The Baroque works of Claudio Monteverdi (1567-1643) are no stranger to the Zürich public. Nikolaus Harnoncourt comprehensively explored the Italian visionary’s operas in the 1970s, conducting historically-informed works that focused on the inner conflicts of man and the depths of extreme human passions. Those insights into love, heartbreak and anguish marked a new milestone in the development of polyphonic music, solo song and the operatic genre as we know it today.

Ballett Zürich in Spuck's Monteverdi
© Gregory Batardon

In his last large production as ballet master here in Zürich, Christian Spuck’s new Monteverdi is staged primarily to music from the Baroque master’s Eighth Book of Madrigals, supplemented with compositions by several of his lesser-known contemporaries: Marini, Ferrari, Merula, Rognoni and Trabaci. In addition to the dancers, a corps of superb vocalists took their places discretely on various parts of the stage. While Spuck’s ballet is a study in melancholy and lost love, it is ably contrasted with sequences of real jubilation. Spuck periodically interlaces the Baroque works here with Italian pop songs that date from the 1950s and 1960s. Their inclusion is startling at first, but since their manifestations and mechanisms around love and loss have hardly changed through the centuries, the interpolations ultimately prove viable, enlightening and even humorous. Indeed, this degree of theatrics spills the production into the realm of music-theatre, a genre we’ve hardly seen from Spuck before.

Rufus Didwiszus’ uncomplicated stage decoration consisted of mottled gray and bare walls; a single moveable coulisse, stage right; and a wood-studded wall, left – an uncluttered backdrop that throws focus solely on the dancers. Their loosely falling, soft-hued costumes (by the gifted Emma Ryott) were understated across the group. That said, the female corps’ bundled golden silks in the highly jubilant final scene were nothing short of a visual feast.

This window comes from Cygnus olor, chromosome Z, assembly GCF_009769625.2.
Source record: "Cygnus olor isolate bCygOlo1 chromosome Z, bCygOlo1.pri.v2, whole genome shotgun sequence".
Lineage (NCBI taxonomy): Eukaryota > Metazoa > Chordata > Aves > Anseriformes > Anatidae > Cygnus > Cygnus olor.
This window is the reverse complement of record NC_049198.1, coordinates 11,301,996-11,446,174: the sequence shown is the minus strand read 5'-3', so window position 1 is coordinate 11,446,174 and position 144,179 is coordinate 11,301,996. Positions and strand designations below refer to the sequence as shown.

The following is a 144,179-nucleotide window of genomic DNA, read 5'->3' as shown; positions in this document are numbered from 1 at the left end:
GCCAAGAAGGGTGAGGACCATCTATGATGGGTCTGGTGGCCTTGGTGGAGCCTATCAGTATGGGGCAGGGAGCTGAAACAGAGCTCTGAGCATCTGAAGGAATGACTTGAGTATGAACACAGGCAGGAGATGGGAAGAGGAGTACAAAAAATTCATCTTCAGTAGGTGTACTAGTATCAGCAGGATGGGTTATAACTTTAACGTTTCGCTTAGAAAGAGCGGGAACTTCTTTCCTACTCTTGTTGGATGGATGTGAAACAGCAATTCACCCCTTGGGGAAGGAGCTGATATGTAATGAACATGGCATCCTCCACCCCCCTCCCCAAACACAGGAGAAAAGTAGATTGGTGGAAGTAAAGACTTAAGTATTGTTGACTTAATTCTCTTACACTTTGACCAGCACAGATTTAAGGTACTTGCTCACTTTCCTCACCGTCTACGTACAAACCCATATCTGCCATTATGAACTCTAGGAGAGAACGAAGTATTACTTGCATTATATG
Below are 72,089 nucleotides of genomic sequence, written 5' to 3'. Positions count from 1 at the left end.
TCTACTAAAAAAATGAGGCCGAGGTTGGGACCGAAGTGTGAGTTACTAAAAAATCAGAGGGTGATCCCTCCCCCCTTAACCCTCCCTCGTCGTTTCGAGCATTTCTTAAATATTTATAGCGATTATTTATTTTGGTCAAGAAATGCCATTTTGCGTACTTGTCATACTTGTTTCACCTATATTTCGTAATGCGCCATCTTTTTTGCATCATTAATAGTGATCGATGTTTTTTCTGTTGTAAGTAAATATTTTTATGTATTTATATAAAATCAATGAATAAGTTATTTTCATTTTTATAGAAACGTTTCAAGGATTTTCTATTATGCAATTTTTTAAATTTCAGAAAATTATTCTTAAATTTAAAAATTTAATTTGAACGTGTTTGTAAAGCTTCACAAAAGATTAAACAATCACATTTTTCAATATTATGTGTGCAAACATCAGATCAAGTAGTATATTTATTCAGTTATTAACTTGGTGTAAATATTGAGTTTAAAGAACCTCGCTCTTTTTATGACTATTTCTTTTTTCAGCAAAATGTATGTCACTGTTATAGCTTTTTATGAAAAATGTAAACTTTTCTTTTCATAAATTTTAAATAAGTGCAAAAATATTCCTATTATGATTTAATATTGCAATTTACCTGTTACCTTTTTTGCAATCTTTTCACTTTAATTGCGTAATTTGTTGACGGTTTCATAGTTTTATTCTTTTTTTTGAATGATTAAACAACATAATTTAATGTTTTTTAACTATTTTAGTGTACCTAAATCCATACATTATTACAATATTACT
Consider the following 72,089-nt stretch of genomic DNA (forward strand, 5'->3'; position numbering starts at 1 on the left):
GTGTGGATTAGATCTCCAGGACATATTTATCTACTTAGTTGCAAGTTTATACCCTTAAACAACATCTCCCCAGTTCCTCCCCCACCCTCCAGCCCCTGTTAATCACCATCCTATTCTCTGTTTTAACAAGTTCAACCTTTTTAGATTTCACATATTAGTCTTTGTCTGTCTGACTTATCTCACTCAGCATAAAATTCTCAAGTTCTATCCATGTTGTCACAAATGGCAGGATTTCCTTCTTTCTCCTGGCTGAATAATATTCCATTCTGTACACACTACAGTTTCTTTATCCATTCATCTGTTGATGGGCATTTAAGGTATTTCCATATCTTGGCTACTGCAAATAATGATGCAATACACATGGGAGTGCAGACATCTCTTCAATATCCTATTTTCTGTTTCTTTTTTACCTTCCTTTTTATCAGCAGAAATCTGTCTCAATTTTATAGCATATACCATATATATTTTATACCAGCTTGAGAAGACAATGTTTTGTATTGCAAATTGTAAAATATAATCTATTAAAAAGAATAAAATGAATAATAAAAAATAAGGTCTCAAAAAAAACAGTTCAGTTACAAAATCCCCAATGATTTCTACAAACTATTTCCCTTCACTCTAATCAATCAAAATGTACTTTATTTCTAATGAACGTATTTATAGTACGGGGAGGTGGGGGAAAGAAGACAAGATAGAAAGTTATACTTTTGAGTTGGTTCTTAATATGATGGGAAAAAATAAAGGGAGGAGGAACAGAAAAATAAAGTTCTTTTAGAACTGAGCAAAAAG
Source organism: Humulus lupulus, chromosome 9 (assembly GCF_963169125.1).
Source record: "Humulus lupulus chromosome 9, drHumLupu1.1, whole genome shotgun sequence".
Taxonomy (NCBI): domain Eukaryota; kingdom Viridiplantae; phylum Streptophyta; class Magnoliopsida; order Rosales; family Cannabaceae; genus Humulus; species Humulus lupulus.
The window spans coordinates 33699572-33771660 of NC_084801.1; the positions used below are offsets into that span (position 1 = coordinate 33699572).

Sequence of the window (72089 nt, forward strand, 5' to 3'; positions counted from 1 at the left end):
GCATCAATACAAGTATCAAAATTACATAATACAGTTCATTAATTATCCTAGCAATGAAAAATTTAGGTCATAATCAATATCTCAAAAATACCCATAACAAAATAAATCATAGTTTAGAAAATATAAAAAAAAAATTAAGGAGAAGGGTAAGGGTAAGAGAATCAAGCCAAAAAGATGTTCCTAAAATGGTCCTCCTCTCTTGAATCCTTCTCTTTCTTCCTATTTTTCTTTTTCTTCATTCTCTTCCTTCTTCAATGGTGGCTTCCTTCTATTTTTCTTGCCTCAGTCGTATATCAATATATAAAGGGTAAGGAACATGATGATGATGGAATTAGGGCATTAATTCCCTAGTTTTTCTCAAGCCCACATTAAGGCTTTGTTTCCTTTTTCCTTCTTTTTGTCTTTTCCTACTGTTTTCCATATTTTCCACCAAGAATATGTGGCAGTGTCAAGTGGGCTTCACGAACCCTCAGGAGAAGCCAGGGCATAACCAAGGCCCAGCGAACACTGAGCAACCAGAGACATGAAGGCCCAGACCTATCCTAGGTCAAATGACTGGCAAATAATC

Wei Chen
© Gregory Batardon

Featuring the combination of fine dancers from both the house’s two Zürich troupes, the Ballett Zürich and the Junior Ballett, Monteverdi included intimate pas de deux and several small group configurations. The dancers’ able coordination of thousands of steps, despite sometimes awkward positions, was close to mind-boggling. Spuck used the vertical space to greater advantage: capitalising again and again on the distance between stage floor and upward tips of heads or arms, taking advantage of every possible visual plane. Even work close to the floor was hardly uncommon.

The corps’ assignments – the fine details of a certain tilt of head, exact position of palms – were regularly interrupted by compelling soli. In separate pas de deux, both Jan Casier and Michelle Willems stood out particularly for their compelling portrayals of the human condition. Nonetheless, in her final sequence, the fact that Willems’ figure seemed brutally close to death, but then came back twice like a song for more intricate interludes, demanded a certain suspension of disbelief. That said, some might argue that’s the very reason we go to the ballet.

Luca Afflitto and Achille De Groeve
© Gregory Batardon

In short, Spuck masterfully engaged every part of his dancers’ bodies and their stage space, unafraid to expand on even the most unusual perspectives, whether that be muscular bottoms, armpits or bony backs. Nor, to his credit, did he shy away from the portrayal of intimate, same-sex passion. The choreography of two men as devoted lovers was infinitely touching.

Finally, and not to be underestimated, a handful of superb professional singers expanded the ballet’s narrative from the stage, while a configuration of Orchestra La Scintilla players under conductor Riccardo Minasi supported from the pit. That chamber configuration also included viola da gamba and the marvelous theorbo, two instruments which added an authentic and wholesome dimension to the Baroque scores, and which, along with the singers, gave the performance an even heartier face.